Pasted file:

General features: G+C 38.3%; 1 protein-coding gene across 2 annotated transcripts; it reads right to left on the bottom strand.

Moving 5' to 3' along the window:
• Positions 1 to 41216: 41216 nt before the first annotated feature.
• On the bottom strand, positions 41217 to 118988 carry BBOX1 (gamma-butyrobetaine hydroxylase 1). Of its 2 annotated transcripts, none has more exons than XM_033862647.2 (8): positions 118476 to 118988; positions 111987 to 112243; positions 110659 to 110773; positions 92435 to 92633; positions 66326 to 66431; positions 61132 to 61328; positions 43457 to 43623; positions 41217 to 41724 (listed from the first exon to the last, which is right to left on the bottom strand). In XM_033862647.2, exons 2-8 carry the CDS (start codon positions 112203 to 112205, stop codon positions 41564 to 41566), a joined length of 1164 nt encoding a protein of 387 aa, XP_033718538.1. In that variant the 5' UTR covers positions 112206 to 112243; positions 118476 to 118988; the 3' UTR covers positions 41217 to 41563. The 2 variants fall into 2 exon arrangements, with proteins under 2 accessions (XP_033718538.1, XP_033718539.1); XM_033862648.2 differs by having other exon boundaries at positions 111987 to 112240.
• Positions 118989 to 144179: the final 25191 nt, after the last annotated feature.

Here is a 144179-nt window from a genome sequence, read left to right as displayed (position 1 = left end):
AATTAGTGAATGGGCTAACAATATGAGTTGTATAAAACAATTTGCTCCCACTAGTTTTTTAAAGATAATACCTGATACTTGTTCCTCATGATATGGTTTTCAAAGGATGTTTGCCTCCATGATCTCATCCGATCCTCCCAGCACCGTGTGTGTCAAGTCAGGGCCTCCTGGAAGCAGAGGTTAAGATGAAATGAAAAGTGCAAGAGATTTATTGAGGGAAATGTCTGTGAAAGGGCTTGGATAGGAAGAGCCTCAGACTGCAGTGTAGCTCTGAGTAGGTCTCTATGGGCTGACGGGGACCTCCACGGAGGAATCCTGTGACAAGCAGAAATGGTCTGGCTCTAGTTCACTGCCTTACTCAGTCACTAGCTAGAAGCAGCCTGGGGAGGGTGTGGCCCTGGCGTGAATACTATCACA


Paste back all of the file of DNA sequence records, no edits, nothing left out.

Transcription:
General features: G+C 38.3%; 1 protein-coding gene across 2 annotated transcripts; it reads right to left on the bottom strand.

Moving 5' to 3' along the window:
• Positions 1 to 41216: 41216 nt before the first annotated feature.
• On the bottom strand, positions 41217 to 118988 carry BBOX1 (gamma-butyrobetaine hydroxylase 1). Of its 2 annotated transcripts, none has more exons than XM_033862647.2 (8): positions 118476 to 118988; positions 111987 to 112243; positions 110659 to 110773; positions 92435 to 92633; positions 66326 to 66431; positions 61132 to 61328; positions 43457 to 43623; positions 41217 to 41724 (listed from the first exon to the last, which is right to left on the bottom strand). In XM_033862647.2, exons 2-8 carry the CDS (start codon positions 112203 to 112205, stop codon positions 41564 to 41566), a joined length of 1164 nt encoding a protein of 387 aa, XP_033718538.1. In that variant the 5' UTR covers positions 112206 to 112243; positions 118476 to 118988; the 3' UTR covers positions 41217 to 41563. The 2 variants fall into 2 exon arrangements, with proteins under 2 accessions (XP_033718538.1, XP_033718539.1); XM_033862648.2 differs by having other exon boundaries at positions 111987 to 112240.
• Positions 118989 to 144179: the final 25191 nt, after the last annotated feature.

Here is a 144179-nt window from a genome sequence, read left to right as displayed (position 1 = left end):
AATTAGTGAATGGGCTAACAATATGAGTTGTATAAAACAATTTGCTCCCACTAGTTTTTTAAAGATAATACCTGATACTTGTTCCTCATGATATGGTTTTCAAAGGATGTTTGCCTCCATGATCTCATCCGATCCTCCCAGCACCGTGTGTGTCAAGTCAGGGCCTCCTGGAAGCAGAGGTTAAGATGAAATGAAAAGTGCAAGAGATTTATTGAGGGAAATGTCTGTGAAAGGGCTTGGATAGGAAGAGCCTCAGACTGCAGTGTAGCTCTGAGTAGGTCTCTATGGGCTGACGGGGACCTCCACGGAGGAATCCTGTGACAAGCAGAAATGGTCTGGCTCTAGTTCACTGCCTTACTCAGTCACTAGCTAGAAGCAGCCTGGGGAGGGTGTGGCCCTGGCGTGAATACTATCACA